Emergency board meeting held by GRCA

·2 min read

Grand River watershed — The Grand River Conservation Authority held an emergency board meeting this week to discuss the province’s proposed changes for conservation authorities and to plan its response.

“I’m asking us to be as thoughtful as possible about what is non-negotiable going forward,” Grand River Conservation Authority Chair Helen Jowett said to open the discussion.

In its summary, the staff report detailing the changes expressed the significance of the planned changes:

“If enacted, some changes will significantly impact the role of a conservation authority board to establish programs and services.

“As well, the proposed amendments will enable Regulations that will either limit or completely change the role of conservation authorities to protect Ontario’s environment and ensure people and property are safe from natural hazards.”

The most impactful proposed change is to mandate that only municipal councillors will be allowed to sit on a conservation authority board, and that board members’ fiduciary duty must be to their individual municipalities rather than to the conservation authority, according to Samantha Lawson, the Chief Administrative Officer for the Grand River Conservation Authority.

Lawson and Jowett both feel this will put individual interests of municipalities above the watershed as a whole.

“We work together to look after the entire watershed because water knows no boundaries. And it works for us,” says Jowett.

“We are concerned that it could undermine that watershed approach, which is very successful currently.”

Other changes introduced in schedule six of Bill 229 — the Protect Support and Recover from COVID-19 Act (Budget Measures) — include:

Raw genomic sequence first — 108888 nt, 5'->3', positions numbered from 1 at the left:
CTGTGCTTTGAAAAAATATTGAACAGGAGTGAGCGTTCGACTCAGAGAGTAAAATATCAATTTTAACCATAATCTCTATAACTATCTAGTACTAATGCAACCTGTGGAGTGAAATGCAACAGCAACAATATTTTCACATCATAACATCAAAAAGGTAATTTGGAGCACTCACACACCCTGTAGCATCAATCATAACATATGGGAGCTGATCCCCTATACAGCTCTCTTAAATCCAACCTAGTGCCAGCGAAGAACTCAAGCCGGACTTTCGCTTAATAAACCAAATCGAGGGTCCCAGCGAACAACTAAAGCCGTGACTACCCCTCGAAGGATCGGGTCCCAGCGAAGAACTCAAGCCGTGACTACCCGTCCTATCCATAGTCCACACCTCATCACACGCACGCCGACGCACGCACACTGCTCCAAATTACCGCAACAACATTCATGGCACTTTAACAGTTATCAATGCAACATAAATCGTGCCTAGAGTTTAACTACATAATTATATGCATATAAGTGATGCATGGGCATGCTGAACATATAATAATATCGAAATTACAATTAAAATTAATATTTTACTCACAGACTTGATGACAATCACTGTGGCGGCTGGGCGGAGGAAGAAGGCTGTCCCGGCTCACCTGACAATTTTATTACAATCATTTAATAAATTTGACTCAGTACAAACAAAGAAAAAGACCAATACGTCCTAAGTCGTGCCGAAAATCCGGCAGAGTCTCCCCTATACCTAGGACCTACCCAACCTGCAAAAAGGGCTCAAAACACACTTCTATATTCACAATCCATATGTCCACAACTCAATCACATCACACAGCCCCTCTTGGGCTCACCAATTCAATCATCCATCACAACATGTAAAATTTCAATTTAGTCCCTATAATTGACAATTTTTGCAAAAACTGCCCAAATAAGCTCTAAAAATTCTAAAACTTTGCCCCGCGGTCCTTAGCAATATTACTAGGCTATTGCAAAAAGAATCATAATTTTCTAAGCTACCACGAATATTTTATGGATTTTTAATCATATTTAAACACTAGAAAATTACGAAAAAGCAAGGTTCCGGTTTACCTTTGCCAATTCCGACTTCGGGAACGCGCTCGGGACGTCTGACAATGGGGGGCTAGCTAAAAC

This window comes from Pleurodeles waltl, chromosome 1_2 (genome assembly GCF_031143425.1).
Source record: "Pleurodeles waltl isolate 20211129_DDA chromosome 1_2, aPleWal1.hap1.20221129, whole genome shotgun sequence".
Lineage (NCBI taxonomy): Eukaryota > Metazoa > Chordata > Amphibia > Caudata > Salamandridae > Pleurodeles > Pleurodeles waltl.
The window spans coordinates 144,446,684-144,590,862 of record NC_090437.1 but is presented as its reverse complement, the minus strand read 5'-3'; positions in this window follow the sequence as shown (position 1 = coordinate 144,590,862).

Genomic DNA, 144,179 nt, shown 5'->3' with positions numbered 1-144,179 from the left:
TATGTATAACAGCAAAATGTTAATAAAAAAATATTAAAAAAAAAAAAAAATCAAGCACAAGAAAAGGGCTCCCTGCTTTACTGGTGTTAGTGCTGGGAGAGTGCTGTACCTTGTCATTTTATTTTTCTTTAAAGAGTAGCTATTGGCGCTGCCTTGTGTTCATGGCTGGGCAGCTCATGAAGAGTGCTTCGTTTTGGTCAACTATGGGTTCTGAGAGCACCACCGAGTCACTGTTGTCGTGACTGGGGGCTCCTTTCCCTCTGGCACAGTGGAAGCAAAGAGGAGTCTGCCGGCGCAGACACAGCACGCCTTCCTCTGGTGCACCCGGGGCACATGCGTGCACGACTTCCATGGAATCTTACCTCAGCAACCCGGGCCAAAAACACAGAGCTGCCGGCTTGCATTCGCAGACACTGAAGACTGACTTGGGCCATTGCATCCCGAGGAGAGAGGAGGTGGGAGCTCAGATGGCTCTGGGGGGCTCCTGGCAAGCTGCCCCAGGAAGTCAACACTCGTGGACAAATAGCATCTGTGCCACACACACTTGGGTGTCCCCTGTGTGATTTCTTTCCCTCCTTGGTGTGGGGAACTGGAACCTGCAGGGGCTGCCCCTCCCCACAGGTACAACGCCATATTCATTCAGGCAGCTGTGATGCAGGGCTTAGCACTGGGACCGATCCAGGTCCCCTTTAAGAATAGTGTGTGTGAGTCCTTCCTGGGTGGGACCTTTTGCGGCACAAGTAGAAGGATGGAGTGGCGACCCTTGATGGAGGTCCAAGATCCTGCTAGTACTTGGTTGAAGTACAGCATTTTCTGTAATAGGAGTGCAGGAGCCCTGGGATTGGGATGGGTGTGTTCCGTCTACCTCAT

allowing the province to intervene in the conservation authority permitting process at any time and make any decisions with or without use of watershed-level science

remove or limit a conservation authority’s ability to appeal decisions to the Local Planning Appeal Tribunal and

remove a conservation authority’s (not yet proclaimed) ability to give a stop work order in the case of harmful activity.

Staff at the Grand River Conservation Authority feel the proposed changes will limit any meaningful authority, and interfere with the watershed approach.

The Grand River Conservation Authority board voted to approve the report prepared by staff. A cover letter summarizing the conservation authority’s stance will be added.

Together these will be sent to the Premier, Ministers of Environment, Conservation and Parks, Natural Resources, Municipal housing and Affairs and Finance, watershed MPPs, the Association of Municipalities of Ontario, the Rural Ontario Municipal Association and circulated to watershed municipalities.

The entire staff report can be viewed on the conservation authority’s website.

Leah Gerber, Local Journalism Initiative Reporter, Waterloo Region Record